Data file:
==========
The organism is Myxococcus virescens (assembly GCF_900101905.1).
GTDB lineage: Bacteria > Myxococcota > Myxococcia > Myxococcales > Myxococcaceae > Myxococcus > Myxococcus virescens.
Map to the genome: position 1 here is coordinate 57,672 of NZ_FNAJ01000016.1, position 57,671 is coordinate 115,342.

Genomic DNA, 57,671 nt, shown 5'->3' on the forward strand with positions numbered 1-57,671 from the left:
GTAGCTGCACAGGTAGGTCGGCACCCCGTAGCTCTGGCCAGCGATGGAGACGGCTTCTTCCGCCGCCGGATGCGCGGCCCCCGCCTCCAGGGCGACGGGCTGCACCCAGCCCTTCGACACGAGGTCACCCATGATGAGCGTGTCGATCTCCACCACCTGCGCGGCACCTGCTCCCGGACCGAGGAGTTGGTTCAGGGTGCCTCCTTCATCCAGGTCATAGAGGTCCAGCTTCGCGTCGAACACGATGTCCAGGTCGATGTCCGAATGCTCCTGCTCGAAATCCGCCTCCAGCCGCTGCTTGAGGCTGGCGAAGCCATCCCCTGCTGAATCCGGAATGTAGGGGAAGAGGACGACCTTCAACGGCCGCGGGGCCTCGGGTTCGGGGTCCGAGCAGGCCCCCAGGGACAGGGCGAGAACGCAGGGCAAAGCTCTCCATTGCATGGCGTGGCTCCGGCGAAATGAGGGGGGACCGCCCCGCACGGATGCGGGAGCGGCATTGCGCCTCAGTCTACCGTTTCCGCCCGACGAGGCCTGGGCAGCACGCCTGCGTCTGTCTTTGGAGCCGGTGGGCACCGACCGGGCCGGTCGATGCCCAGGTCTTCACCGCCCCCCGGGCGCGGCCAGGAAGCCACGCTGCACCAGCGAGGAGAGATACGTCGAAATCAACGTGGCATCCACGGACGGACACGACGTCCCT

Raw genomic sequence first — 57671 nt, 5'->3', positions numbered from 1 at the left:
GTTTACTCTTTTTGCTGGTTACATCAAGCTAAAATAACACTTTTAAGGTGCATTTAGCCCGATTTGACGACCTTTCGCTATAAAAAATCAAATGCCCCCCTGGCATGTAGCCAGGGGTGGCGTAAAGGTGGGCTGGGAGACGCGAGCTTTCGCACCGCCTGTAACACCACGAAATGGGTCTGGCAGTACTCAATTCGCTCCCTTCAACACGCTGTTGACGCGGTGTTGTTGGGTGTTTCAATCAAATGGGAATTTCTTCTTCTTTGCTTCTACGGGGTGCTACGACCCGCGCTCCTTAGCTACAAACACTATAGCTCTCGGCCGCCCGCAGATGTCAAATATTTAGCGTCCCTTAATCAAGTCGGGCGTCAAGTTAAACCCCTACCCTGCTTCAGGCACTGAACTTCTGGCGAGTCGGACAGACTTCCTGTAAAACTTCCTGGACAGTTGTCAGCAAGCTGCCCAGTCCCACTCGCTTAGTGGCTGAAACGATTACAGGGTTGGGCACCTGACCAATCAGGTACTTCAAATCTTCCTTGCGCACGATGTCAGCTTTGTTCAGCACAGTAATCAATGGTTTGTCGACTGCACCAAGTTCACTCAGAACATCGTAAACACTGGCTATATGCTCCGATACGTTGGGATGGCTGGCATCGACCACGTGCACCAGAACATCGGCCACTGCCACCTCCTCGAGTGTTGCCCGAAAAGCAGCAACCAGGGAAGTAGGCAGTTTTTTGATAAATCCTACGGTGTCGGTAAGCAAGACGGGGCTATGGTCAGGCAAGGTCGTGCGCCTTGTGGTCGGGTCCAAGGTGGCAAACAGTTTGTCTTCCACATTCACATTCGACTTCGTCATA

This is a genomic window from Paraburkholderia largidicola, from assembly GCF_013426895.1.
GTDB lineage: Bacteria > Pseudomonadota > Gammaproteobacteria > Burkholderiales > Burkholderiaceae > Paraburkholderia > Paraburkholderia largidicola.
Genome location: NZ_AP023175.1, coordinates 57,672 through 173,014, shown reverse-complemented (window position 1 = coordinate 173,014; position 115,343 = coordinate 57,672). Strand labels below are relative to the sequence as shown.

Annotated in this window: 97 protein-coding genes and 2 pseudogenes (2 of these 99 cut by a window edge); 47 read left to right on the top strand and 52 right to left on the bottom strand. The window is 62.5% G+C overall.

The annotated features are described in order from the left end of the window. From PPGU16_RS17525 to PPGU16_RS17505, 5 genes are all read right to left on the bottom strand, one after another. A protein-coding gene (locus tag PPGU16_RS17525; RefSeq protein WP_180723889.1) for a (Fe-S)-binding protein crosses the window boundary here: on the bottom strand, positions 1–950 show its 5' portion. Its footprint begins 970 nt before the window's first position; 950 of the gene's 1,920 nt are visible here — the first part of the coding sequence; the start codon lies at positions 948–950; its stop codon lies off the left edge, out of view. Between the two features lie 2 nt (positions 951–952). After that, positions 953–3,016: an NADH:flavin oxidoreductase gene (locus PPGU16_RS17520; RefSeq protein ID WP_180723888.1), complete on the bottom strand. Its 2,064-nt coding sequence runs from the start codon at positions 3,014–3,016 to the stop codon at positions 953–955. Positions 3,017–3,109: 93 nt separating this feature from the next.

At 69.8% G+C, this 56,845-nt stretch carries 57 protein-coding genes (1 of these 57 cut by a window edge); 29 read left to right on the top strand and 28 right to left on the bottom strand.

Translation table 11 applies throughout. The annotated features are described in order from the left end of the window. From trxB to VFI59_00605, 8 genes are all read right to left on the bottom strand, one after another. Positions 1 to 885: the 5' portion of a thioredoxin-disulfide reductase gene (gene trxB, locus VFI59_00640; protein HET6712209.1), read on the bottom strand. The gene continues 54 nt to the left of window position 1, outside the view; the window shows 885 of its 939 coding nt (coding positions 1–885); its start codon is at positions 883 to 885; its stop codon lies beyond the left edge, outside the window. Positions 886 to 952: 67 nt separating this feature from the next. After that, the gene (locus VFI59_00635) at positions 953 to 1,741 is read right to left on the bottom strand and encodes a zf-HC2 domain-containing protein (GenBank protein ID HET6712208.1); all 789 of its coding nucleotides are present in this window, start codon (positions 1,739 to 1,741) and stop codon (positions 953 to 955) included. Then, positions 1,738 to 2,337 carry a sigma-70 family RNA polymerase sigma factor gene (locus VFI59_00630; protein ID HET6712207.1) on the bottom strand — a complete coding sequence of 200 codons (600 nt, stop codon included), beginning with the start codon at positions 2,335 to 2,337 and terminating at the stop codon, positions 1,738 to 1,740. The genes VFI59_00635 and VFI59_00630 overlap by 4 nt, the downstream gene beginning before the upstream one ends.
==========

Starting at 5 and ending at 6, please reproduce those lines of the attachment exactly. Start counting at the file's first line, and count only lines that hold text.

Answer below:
GTAGCTGCACAGGTAGGTCGGCACCCCGTAGCTCTGGCCAGCGATGGAGACGGCTTCTTCCGCCGCCGGATGCGCGGCCCCCGCCTCCAGGGCGACGGGCTGCACCCAGCCCTTCGACACGAGGTCACCCATGATGAGCGTGTCGATCTCCACCACCTGCGCGGCACCTGCTCCCGGACCGAGGAGTTGGTTCAGGGTGCCTCCTTCATCCAGGTCATAGAGGTCCAGCTTCGCGTCGAACACGATGTCCAGGTCGATGTCCGAATGCTCCTGCTCGAAATCCGCCTCCAGCCGCTGCTTGAGGCTGGCGAAGCCATCCCCTGCTGAATCCGGAATGTAGGGGAAGAGGACGACCTTCAACGGCCGCGGGGCCTCGGGTTCGGGGTCCGAGCAGGCCCCCAGGGACAGGGCGAGAACGCAGGGCAAAGCTCTCCATTGCATGGCGTGGCTCCGGCGAAATGAGGGGGGACCGCCCCGCACGGATGCGGGAGCGGCATTGCGCCTCAGTCTACCGTTTCCGCCCGACGAGGCCTGGGCAGCACGCCTGCGTCTGTCTTTGGAGCCGGTGGGCACCGACCGGGCCGGTCGATGCCCAGGTCTTCACCGCCCCCCGGGCGCGGCCAGGAAGCCACGCTGCACCAGCGAGGAGAGATACGTCGAAATCAACGTGGCATCCACGGACGGACACGACGTCCCT

Raw genomic sequence first — 57671 nt, 5'->3', positions numbered from 1 at the left: